For the tall, lanky 21-year-old who had survived hunger, disease and torture, this was a different kind of challenge. How was he ever going to find such a dress in Bergen-Belsen’s displaced person’s camp, where they felt grateful for the clothes on their backs?

Fate would intervene in the guise of a former German pilot who walked into the food distribution center where Ludwig worked, eager to make a trade for his worthless parachute. In exchange for two pounds of coffee beans and a couple of packs of cigarettes Friedman would have her wedding gown.

For two weeks Miriam the seamstress worked under the curious eyes of her fellow DPs, carefully fashioning the six parachute panels into a simple, long-sleeved gown with a rolled collar and a fitted waist that tied in the back with a bow. When the dress was completed she sewed the leftover material into a matching shirt for the groom.

Lilly Friedman
Lilly and Ludwig Friedman on
their wedding day, Jan. 27, 1946.

A white wedding gown may have seemed like a frivolous request in the surreal environment of the camps, but for Friedman the dress symbolized the innocent, normal life she and her family had once led before the world descended into madness. Friedman and her siblings were raised in a Torah-observant home in the small town of Zarica, Czechoslovakia, where her father was a melamed (teacher), respected and well liked by the young yeshiva students he taught in nearby Irsheva.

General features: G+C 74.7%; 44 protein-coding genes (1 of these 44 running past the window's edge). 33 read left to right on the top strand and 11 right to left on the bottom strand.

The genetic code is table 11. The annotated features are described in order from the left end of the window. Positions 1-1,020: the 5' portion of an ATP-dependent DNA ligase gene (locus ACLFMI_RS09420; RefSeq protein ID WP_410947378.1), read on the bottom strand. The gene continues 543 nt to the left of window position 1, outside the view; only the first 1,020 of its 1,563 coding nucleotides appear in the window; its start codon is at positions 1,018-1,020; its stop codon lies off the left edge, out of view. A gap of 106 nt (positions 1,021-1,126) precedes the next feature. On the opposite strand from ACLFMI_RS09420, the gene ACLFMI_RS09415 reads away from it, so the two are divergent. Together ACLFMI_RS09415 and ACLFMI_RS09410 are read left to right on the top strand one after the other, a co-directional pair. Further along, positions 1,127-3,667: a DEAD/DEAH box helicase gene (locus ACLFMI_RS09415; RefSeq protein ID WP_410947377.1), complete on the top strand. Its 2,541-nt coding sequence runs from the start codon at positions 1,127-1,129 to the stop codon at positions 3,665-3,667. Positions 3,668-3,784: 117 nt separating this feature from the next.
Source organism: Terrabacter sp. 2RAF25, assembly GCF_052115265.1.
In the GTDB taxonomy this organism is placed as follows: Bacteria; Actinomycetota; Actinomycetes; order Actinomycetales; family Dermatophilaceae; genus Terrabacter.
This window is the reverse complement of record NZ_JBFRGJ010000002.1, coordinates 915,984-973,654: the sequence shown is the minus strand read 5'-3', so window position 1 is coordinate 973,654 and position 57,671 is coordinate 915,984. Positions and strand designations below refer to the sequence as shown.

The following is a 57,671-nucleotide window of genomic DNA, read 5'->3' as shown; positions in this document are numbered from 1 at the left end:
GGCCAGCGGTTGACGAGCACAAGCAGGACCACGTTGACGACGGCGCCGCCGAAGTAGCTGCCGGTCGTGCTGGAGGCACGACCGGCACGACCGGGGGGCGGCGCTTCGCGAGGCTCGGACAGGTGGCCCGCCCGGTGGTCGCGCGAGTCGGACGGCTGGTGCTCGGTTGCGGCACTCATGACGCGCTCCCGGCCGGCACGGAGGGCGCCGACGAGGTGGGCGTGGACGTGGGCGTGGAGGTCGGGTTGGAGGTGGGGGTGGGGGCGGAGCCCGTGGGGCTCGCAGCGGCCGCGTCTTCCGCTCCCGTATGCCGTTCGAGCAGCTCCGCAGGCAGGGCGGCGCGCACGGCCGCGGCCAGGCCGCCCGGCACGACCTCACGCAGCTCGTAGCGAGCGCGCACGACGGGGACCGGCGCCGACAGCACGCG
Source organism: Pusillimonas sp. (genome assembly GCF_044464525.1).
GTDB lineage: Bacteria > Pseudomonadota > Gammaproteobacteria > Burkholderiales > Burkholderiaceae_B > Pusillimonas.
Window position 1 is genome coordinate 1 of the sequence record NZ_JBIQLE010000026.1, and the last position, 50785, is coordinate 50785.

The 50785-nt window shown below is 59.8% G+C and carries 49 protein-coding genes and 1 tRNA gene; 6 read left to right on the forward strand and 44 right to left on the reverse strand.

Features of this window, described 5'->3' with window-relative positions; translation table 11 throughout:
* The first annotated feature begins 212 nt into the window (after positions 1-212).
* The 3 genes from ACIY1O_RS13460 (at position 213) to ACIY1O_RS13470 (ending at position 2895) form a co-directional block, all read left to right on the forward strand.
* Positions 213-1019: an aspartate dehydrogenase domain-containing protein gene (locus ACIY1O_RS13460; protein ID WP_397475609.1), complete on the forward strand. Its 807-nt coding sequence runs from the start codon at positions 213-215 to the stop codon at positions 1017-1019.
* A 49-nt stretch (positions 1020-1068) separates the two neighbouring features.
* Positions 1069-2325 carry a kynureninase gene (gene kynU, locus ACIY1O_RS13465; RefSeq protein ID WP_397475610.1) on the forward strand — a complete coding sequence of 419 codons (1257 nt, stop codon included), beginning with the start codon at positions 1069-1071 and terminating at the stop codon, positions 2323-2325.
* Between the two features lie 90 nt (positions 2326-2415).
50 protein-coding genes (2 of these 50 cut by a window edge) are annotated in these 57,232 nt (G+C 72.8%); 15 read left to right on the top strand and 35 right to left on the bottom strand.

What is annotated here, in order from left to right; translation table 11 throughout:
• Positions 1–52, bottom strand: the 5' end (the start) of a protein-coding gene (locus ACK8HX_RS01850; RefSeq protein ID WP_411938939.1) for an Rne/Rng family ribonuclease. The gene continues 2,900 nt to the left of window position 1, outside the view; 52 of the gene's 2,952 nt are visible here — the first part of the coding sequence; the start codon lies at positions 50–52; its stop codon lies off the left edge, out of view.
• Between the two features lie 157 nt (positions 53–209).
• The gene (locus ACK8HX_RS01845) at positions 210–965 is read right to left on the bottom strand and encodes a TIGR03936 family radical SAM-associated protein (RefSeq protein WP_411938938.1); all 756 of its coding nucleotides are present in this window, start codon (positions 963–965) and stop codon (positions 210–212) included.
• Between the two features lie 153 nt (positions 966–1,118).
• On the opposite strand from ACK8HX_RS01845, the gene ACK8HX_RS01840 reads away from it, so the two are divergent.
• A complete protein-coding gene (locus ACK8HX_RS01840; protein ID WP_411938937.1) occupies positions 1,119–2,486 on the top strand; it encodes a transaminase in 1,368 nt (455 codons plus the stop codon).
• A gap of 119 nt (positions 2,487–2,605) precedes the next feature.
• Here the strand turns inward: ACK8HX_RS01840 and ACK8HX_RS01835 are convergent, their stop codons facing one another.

He and his two sons were marked for extermination immediately upon arriving at Auschwitz. For Friedman and her sisters it was only their first stop on their long journey of persecution, which included Plashof, Neustadt, Gross-Rosen and finally Bergen-Belsen.

Four hundred people marched 15 miles in the snow to the town of Celle on January 27, 1946, to attend Lilly and Ludwig’s wedding. The town synagogue, damaged and desecrated, had been lovingly renovated by the DPs with the meager materials available to them. When a sefer Torah arrived from England, they converted an old kitchen cabinet into a makeshift Aron Kodesh.

“My sisters and I lost everything. Our parents. Our two brothers. Our homes. The most important thing was to build a new home,” Friedman said.

Six months later, Friedman’s gown was in great demand. Her sister Ilona wore the dress when she married Max Traeger. After that came her cousin Rosie.

How many brides wore Friedman’s dress? “I stopped counting after 17,” she said.

Lilly Friedman
The three sisters are pictured with their
families standing in front of a cattle car
like the one used to transport them to Auschwitz.